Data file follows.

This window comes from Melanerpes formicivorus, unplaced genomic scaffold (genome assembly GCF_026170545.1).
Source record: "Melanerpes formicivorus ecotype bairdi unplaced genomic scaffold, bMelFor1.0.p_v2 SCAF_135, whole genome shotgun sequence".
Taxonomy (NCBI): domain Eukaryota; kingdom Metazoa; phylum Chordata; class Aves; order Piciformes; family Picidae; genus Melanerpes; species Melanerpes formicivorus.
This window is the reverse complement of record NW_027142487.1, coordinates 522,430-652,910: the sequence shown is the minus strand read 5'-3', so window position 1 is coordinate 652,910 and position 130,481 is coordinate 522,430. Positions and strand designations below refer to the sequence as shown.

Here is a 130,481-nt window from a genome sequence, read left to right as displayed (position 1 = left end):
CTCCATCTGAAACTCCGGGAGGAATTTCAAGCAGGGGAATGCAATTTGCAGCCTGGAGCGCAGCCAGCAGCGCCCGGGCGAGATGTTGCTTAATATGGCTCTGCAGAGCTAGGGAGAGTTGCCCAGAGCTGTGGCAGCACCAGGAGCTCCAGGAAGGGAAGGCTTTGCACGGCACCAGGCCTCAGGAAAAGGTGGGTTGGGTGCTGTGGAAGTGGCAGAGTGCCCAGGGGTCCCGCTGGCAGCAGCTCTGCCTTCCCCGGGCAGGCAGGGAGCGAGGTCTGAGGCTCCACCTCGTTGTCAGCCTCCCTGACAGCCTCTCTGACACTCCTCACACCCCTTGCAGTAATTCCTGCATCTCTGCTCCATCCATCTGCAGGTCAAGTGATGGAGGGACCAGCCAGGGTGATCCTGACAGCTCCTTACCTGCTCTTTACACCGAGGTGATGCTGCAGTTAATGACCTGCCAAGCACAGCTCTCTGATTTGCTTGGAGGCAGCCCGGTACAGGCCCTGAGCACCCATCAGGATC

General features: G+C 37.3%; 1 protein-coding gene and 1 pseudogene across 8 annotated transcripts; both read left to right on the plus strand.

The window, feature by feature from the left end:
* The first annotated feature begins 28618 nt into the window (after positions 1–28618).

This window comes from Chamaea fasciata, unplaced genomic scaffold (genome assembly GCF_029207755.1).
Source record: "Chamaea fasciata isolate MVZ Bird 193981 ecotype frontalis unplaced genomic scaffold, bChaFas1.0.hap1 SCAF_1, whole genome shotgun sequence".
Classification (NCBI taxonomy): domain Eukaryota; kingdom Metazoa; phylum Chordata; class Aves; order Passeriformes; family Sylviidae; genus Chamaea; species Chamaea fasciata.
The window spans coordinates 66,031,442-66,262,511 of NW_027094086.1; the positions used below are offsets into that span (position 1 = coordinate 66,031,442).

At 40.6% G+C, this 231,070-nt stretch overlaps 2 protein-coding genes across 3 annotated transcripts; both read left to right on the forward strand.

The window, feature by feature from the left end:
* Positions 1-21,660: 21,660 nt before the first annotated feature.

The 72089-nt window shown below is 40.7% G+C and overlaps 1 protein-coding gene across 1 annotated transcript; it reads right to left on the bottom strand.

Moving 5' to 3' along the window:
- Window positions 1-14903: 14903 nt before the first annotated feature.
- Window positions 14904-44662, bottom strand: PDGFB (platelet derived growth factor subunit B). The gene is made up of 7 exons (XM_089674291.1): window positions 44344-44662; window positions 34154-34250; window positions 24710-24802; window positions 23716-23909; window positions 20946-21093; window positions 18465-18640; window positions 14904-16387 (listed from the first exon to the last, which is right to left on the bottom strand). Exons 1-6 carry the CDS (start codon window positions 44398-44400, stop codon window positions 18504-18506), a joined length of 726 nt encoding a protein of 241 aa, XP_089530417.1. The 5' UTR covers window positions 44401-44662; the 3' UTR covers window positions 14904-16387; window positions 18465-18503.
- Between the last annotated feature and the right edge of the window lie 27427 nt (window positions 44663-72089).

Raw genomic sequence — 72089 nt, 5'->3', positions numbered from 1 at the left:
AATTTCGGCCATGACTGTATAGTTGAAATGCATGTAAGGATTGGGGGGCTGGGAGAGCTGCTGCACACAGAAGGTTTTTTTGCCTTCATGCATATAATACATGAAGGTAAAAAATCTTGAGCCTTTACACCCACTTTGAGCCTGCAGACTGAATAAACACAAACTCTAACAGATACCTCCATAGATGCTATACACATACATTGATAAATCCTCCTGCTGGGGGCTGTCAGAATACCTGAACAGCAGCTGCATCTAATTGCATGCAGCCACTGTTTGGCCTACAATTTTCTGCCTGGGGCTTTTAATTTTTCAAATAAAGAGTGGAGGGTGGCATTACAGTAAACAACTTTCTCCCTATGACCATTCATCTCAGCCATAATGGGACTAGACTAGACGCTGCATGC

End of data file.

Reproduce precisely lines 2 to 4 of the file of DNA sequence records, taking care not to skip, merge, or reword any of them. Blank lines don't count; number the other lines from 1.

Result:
Source record: "Melanerpes formicivorus ecotype bairdi unplaced genomic scaffold, bMelFor1.0.p_v2 SCAF_135, whole genome shotgun sequence".
Taxonomy (NCBI): domain Eukaryota; kingdom Metazoa; phylum Chordata; class Aves; order Piciformes; family Picidae; genus Melanerpes; species Melanerpes formicivorus.
This window is the reverse complement of record NW_027142487.1, coordinates 522,430-652,910: the sequence shown is the minus strand read 5'-3', so window position 1 is coordinate 652,910 and position 130,481 is coordinate 522,430. Positions and strand designations below refer to the sequence as shown.